Today there was a rousing discussion on Slashdot about the search for extraterrestrial intelligence (SETI) and whether it’s “worth it”.
One of the most insightful comments was this:
SETI is a binary solution set. Until or unless SETI finds a transmission, it will have made no progress in finding one, only in not finding one.
However, once it finds one, numerous benefits accrue; some certain, some with varying degrees of probability.
First of all, we learn that we’re not alone, that we’re not unique. Numerous modes of thinking posit that we are alone, or not, and those modes will receive solid underpinnings instead of speculation. This has general value for future inferences, even for current inferences where confirmation agrees. Like most of science, where this may lead may not be immediately obvious, but again like most of science, the odds are high that it will lead somewhere productive. And this consequence is certain. For instance, it would mean a great deal to me to have something I consider to be extremely likely but impossible for me to personally confirm, confirmed by objective facts.
Second, it will have identified one of two things for us: either we have revealed a civilization that is just going through radio and is feeling pretty confident about itself and others, or it will have revealed a civilization that is much further along, and is interested in contact. The former would be a pretty huge coincidence, because broadcast radio is inefficient (witness our going to cable to preserve bandwidth, optical to increase it, satellite to ground to bolster reliability and coverage, various beam methods like lasers and tight focus radio to save energy and achieve reliability), so the odds strongly favor the latter– the 100-year-or-so window we used broadcast radio is closing as we consider this today. So most likely, we’ll have found life that is much further along than we are technologically, and looking for other life. It isn’t a huge stretch to assume that such a find would come hand in hand with new technology for us. After all, if they want us to hear them, either they want to talk, or they want to get rid of us. It seems like a lot of work to try to get rid of things you don’t even know are there, doesn’t it? Inefficient. And it doesn’t fit the mold… if they’re worried about us, then letting us know they are there in such a way that they can’t tell if we know or not is imprudent. So again, the odds fall on the side of life that can and is willing to benefit us.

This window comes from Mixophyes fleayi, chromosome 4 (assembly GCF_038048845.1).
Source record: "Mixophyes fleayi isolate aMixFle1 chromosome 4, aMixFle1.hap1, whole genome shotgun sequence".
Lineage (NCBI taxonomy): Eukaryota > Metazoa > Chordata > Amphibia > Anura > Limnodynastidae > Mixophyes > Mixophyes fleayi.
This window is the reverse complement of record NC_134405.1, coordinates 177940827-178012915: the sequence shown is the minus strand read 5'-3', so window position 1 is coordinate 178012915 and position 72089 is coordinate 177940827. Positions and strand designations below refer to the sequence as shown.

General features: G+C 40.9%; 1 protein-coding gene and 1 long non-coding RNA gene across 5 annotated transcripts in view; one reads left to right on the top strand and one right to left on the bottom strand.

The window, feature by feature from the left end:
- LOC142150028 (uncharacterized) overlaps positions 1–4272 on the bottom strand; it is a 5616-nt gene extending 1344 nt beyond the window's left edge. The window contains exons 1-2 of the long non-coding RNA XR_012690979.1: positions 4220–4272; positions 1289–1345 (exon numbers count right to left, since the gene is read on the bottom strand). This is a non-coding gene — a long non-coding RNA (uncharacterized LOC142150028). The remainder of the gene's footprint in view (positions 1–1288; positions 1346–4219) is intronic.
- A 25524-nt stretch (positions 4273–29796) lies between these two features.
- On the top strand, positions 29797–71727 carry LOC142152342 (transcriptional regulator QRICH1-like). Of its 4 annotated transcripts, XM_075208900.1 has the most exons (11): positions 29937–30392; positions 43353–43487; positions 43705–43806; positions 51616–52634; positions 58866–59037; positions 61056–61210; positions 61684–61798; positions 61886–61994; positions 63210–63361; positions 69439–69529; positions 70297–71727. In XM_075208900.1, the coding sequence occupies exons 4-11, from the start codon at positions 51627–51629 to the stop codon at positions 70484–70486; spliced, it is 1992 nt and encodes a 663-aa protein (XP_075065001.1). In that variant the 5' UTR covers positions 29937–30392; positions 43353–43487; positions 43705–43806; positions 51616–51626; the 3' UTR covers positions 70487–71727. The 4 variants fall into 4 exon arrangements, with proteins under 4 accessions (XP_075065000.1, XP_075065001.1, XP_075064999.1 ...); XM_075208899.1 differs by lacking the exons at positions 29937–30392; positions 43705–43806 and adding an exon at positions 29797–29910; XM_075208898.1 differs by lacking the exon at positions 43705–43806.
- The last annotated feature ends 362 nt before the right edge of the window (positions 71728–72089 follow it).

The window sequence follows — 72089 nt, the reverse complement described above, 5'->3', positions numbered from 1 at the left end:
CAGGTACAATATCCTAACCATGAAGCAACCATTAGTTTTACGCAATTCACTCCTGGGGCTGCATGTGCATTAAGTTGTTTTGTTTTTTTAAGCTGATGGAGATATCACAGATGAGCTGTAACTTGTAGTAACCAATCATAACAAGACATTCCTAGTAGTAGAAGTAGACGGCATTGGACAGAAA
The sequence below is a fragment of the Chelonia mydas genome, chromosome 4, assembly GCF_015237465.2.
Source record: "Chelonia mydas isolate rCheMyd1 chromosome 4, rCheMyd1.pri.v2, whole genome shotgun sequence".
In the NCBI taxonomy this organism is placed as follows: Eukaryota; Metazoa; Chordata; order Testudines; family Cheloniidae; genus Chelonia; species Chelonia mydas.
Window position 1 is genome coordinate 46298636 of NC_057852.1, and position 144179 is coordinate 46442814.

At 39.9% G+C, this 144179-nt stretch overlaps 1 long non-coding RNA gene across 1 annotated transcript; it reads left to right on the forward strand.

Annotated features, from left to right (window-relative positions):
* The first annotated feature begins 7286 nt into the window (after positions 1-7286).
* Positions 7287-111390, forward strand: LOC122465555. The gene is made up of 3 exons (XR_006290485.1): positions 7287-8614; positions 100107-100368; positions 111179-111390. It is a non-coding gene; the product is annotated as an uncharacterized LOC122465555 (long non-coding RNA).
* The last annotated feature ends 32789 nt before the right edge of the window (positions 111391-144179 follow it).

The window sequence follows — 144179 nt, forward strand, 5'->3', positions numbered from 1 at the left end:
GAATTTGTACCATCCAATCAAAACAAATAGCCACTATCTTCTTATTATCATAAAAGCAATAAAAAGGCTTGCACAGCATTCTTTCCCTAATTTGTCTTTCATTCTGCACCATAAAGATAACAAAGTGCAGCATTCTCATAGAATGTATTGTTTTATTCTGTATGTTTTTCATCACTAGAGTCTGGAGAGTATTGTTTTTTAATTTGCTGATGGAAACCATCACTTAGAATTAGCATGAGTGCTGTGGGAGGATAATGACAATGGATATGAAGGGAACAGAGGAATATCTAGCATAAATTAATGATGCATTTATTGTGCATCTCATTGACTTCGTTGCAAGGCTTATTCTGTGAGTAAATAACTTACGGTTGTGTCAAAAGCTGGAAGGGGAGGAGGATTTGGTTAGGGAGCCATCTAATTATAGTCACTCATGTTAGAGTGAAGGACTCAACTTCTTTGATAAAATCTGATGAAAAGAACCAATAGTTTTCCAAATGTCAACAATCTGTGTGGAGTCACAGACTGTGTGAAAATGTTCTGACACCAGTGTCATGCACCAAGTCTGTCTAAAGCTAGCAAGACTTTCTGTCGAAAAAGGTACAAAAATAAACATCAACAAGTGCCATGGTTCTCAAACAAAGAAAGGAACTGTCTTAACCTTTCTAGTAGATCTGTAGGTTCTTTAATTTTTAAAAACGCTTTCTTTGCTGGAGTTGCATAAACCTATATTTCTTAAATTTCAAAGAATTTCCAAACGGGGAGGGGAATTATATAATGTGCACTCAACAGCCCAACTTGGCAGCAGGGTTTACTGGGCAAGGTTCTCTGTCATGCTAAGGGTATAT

Third (and we’re getting lower on the probability scale here) the transmission itself may contain immediately useful information for us. It could be anything. Make widgets like this. Don’t go to the 3rd planet of Beta Centauri. Cut it out with the nukes, idiots. Efficient space drive drive works like so. 42.
Lastly, and least likely, we could be handed a paradigm shift. Antigravity. FTL travel of any flavor. Additional physics. How to clean up our atmosphere. Things we cannot even vaguely imagine.
All of these things only require reception. If we add transmission back to a known source of an intelligent signal, now we’re talking interaction. That could be wild as well.
There may be gold mines for linguistics; for biology; for physics and all the sciences that are really corners of physics (chemistry, electronics, nuclear, etc.)
And in the meantime, SETI does something else for us. It serves as a focal point for a certain type of hope, a bright optimism, that I would really rather not see go away.
Amen, brother. SETI consumes a miniscule fraction of the money spent on worthless pursuits like warfare, and moreover it’s an entirely private effort– no government contribution at all, and thus no reason for people to gripe about the misuse of their taxes. As someone who has contributed over 14 years of computing time to the SETI@Home project, I’m very much in favor of continuing The Search.